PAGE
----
‘Hurts Iraqis but won’t stop resistance’
Published Sep 25, 2006 12:06 AM
The U.S. occupation forces and the Iraqi
puppet government have found a new way to make life even more miserable for the
people of Baghdad than it is already: They are building a trench around urban
Baghdad to be able to stop and search all traffic entering and leaving the
Despite the additional burden on residents, there is no indication
this harsh step will be effective in turning back the Iraqi resistance or in
subduing the capital.
This planned trench coincides with the final stages
of an earlier plan to quash the resistance inside this city of 7 million people.
U.S. and puppet troops have been carrying out house-to-house searches through
Baghdad neighborhoods and have recently been entering the poor Shi’ite
areas of Sadr City, where the Mahdi Army is strong.
Moqtada al-Sadr is
head of the Mahdi Army, which, according to most observers, is the largest of
the party-based militias. Although al-Sadr participates in the pro-U.S. Iraqi
government, the imperialist media continue to describe him in hostile terms.
Their favorite description is “firebrand cleric,” indicating an
ongoing U.S. distrust of his role.
According to an article in the Sept. 17
New York Times, the proposed trench will circle urban Baghdad, crossing
farmlands and forcing all traffic through 28 main highways to the city. There
all vehicles and people will be subject to inspection, at least in
In practice, according to Iraqi exile Abdul al-Bayaty, who keeps
close contact with events in Iraq, this will interfere with “students,
workers, ill people needing medical care, merchants, farmers and pub lic workers
trying to move in both directions. Imagine what will happen to economic fluidity
if every truck of vegetables or cement or bricks which Baghdad consumes each day
should be searched each time it passes,” not to mention all the 6 to 7
“Urban Baghdad is surrounded on all sides by
tribes and towns that support the resistance,” said al-Bayaty, “and
the U.S. military has been unable to subjugate them up to now. Nor will it be
“This is a large agricultural region covered by palm trees,
and the population there knows the land better than the U.S. Historically they
are fighters whose sons have made up the armies protecting Baghdad since the
Abasside caliphate of [the years] 750 to 1248.
“The trenches will
not stop the resistance, which is strongest inside urban Baghdad, where there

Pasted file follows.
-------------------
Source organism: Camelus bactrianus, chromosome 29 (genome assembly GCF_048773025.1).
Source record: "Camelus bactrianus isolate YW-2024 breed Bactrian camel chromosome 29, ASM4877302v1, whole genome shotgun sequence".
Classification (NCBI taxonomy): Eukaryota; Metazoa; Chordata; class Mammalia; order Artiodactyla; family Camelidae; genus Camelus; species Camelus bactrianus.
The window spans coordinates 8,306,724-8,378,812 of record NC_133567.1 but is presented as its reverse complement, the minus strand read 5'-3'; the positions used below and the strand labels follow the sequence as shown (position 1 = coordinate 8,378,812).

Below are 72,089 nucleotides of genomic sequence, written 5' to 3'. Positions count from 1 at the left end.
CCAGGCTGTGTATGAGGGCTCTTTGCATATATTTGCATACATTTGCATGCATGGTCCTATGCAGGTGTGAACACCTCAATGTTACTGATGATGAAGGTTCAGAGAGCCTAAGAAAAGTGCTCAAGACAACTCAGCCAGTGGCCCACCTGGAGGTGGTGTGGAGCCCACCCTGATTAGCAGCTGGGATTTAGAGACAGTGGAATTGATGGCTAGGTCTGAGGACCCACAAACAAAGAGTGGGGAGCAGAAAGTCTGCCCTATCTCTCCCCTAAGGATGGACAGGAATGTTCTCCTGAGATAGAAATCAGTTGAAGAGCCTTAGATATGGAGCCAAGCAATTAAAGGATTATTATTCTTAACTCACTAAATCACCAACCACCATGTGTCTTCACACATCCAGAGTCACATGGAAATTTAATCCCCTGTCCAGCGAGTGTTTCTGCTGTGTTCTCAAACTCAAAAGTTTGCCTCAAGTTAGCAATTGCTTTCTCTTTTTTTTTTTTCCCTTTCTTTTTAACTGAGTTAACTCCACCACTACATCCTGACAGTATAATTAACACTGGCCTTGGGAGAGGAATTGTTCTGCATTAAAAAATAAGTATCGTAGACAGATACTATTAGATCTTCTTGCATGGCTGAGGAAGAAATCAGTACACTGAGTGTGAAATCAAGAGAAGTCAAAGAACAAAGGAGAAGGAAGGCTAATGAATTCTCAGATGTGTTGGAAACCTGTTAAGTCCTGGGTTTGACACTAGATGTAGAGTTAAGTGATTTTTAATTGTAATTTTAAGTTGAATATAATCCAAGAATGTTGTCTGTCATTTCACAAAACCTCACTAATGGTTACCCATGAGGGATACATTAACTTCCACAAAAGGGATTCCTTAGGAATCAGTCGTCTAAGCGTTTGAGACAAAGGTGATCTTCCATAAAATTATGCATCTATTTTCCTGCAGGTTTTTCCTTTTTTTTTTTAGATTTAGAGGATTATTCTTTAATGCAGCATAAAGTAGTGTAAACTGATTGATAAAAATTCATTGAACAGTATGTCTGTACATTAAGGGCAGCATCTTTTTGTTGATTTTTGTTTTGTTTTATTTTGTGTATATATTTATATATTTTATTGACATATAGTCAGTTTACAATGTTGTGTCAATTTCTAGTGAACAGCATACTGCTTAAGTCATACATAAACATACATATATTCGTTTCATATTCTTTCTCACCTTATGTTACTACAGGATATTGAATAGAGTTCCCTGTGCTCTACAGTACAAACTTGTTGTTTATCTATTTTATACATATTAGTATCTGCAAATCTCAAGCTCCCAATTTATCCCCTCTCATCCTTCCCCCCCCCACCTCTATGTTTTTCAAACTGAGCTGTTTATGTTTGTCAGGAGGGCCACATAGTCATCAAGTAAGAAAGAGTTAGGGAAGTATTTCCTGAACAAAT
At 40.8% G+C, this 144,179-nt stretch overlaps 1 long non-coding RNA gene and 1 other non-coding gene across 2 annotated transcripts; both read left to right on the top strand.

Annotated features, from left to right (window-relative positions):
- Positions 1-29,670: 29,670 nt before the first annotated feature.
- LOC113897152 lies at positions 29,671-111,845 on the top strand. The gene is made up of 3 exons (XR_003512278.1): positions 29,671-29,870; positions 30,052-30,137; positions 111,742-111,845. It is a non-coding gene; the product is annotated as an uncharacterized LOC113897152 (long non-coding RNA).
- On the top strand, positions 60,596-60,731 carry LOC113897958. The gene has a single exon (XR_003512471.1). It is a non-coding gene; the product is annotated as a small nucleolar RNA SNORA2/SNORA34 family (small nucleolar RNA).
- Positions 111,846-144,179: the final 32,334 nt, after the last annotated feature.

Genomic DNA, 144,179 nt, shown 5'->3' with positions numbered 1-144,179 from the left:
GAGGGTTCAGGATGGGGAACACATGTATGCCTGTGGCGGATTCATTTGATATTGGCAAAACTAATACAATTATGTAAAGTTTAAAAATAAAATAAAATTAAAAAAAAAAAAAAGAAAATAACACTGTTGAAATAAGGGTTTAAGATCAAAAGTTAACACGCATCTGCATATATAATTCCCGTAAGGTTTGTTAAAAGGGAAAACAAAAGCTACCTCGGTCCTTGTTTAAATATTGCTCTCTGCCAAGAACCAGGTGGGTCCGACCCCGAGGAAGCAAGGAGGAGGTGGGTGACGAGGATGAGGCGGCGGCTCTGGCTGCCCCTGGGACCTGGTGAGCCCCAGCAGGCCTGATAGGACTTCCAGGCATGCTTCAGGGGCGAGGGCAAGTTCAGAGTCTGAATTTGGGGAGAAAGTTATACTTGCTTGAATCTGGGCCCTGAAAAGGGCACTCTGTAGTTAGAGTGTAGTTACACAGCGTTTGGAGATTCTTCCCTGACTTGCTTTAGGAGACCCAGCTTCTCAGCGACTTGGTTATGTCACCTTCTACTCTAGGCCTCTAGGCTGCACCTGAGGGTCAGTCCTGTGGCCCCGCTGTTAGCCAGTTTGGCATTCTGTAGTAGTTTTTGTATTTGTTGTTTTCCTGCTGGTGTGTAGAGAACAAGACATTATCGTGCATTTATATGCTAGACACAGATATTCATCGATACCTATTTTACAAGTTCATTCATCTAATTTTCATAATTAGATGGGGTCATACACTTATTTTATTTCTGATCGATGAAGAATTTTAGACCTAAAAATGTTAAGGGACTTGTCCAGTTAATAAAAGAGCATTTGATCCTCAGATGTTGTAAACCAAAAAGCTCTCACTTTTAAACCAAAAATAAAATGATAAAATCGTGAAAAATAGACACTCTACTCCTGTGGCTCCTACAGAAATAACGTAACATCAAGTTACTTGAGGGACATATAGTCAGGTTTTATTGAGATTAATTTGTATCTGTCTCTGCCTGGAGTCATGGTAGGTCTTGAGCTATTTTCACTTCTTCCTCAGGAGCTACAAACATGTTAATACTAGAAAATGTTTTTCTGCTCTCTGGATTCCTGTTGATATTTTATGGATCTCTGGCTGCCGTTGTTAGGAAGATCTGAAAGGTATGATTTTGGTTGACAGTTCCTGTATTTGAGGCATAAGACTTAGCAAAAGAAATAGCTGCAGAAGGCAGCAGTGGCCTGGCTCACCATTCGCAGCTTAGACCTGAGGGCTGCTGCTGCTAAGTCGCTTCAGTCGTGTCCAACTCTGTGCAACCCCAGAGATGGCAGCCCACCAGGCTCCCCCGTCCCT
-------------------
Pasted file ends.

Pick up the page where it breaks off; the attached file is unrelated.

are now real liberated regions. The government cannot enter there,”
al-Bayaty told Workers World. Regarding Shi’ite regions like Sadr City,
which is not now actively joining the resistance, he added, “Nothing
indicates that the Shi’ites will not rise against the occupation in the
‘Only contractors will
al-Bayaty called the trench scheme “a crime
against urban Baghdad, the Baghdad region and Iraq. It will destroy the economy
and the life of people but will fail militarily. It is a new mirage that the
U.S. is selling Iraqi collaborators. Only the contractors digging the trenches
will profit from it.”
In a Sept. 14 Guardian Unlimited article
assessing the occupation’s failures, Iraqi novelist Haifa Zangana makes
the point that while U.S. forces destroyed great parts of the towns of Falluja,
Samara, Tel Afar and parts of Najaf, and carried out massacres in Haditha, Al
Qaem and Al Ishaqi—all located in Anbar Province to the west and northwest
of Baghdad—the resistance is still strong there.
reality,” writes Zangana in an article emphasizing the nationwide
character of the resistance, “is that the U.S.-led occupation has not just
failed to put an end to the resistance in the ‘Sunni Triangle’ but
has helped to multiply resistance triangles in other Iraqi
“In Mosul, the second largest city in Iraq, Azzaman Iraqi
newspaper reported on Sept. 1, 2006, that: ‘The rebels now even do not
mind the presence of Americans since they never dare to dismount their armored
vehicles. U.S. foot patrols are unthinkable as they will make the Marines easy
prey for snipers. Iraqi police and troops have no armored protection and drive
in open pick-up trucks, turning them into easy targets.’
Basra and Amara—cities south of Iraq, both are far beyond the sides of any
triangle—British forces are under repeated mortar attack,” wrote
Meanwhile the second-ranking U.S. commander in Iraq, Lt. Gen.
Peter W. Chiarelli, made it clear the priority of the occupation was that of
securing Baghdad. “I’ll be perfectly clear with you, our main effort
right now is Baghdad,” Chiarelli said.
According to the most
seasoned anti-occupation observers, this too will fail.
Zangana and Catalinotto are all members of the advisory board of the
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